I also really liked that the film wasn’t political. It so easily could have been. I think it just heightened the commentary underlying the story – that we are a profoundly sick society and there is no one simple way to go about healing us. The apolitical nature will hopefully get other people to watch who may otherwise have been turned off by the topic. This is a good thing because I think everyone should see this film and see real ways in which gun violence affects people without having an agenda shoved down their throats. 

The only thing I didn’t like was that a couple times the scene shifted to an empty field with barbed wire and a red ribbon caught on it. I could go on for days about the symbolism inherent in that if I had to. But really all it did was break up a couple exceptionally emotional scenes and drew me out of the film rather abruptly. I think that was a bad idea on the director’s part and leaving the weird symbolic woo stuff out would have better allowed the audience to remain in that moment with Jay and Gail, Linda and Richard. They cannot escape their emotions; the audience shouldn’t get to, either. We should go on this small part of the journey with them.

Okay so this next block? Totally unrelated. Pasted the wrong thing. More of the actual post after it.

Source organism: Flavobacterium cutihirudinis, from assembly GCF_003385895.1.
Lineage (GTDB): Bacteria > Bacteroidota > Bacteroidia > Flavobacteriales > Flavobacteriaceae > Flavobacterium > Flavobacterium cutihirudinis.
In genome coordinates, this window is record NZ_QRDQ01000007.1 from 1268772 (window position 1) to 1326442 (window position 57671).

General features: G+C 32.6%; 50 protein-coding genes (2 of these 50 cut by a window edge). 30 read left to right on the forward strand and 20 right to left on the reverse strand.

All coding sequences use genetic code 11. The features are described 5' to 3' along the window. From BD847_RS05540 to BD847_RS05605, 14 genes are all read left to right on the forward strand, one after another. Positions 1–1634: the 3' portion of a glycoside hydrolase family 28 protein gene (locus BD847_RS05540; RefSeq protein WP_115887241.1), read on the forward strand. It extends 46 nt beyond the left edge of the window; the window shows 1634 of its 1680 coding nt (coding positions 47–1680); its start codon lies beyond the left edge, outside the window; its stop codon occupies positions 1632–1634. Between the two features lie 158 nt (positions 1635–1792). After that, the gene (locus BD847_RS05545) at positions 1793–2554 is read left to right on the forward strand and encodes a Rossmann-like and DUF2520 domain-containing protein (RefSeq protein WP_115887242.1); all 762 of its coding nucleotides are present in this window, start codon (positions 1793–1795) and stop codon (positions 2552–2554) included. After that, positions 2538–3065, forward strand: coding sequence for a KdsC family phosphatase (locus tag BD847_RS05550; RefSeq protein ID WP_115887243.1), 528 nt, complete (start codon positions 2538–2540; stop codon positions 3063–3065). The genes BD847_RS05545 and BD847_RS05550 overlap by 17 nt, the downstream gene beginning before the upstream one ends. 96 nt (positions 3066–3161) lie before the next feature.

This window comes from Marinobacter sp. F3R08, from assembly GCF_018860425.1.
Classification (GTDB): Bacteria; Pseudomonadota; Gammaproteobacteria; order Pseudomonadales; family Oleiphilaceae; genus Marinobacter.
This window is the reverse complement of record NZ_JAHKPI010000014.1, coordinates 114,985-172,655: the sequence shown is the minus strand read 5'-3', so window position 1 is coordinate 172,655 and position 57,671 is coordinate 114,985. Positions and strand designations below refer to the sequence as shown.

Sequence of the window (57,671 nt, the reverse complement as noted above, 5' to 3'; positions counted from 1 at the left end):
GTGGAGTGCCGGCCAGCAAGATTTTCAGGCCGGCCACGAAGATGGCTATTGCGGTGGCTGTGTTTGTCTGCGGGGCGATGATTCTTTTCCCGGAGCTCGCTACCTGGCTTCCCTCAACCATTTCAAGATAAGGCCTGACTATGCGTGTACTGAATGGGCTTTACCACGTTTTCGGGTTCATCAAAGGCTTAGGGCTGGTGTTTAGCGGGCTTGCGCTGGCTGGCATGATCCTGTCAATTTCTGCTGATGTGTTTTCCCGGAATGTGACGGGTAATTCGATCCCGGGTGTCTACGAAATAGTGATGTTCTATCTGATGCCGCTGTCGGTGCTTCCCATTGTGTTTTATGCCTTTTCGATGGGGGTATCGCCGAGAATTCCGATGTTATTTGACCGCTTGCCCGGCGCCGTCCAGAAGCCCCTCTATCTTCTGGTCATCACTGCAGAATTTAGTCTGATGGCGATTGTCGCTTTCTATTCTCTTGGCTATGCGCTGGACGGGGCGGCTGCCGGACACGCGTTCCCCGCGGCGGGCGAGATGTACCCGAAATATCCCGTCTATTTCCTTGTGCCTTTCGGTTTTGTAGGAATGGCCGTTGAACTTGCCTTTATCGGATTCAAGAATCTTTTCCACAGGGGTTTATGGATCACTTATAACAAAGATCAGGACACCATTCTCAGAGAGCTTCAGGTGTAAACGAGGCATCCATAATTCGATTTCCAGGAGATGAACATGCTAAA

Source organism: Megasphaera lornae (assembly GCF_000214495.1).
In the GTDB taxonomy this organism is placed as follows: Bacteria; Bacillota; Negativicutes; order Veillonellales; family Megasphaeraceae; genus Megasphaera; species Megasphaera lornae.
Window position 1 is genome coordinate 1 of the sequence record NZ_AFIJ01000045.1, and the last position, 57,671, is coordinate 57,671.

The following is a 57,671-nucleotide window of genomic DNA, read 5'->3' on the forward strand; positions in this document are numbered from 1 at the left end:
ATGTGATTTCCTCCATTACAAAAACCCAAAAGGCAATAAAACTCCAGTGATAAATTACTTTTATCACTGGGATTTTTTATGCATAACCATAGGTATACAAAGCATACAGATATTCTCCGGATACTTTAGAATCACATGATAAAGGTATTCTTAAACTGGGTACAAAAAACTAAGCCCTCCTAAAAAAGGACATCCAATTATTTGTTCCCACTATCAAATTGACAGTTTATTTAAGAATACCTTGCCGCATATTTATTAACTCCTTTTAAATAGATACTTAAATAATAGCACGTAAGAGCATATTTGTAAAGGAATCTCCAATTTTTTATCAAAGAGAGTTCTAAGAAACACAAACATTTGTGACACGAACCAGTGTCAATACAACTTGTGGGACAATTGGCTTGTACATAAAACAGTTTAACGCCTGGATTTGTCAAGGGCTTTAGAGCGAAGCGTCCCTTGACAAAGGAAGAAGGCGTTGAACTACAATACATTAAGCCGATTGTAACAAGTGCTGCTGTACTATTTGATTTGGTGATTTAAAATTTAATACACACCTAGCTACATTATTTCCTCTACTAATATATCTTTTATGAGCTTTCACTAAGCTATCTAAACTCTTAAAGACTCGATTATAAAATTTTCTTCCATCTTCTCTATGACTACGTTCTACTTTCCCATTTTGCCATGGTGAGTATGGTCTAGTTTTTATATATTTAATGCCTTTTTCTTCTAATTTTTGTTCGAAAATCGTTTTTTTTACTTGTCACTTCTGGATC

There is so much more I could say about this movie. I know I’ll see something new every time I watch it, assuming that I’ll be able to buy it eventually. I truly believe this is a film that everyone should see, in particular every single elected official. 

But my ultimate conclusion is this: 

If all four of these actors don’t get Academy Awards for their truly gut wrenching, evocative, and superlative acting, then the Academy has utterly failed and is deeply, irretrievably fucked. These amazing humans turned out absolutely stunning, career-highlight performances and they deserve every accolade they can get. 

Spinning Silver

spinning silverSpinning Silver by Naomi Novik (Website | Twitter )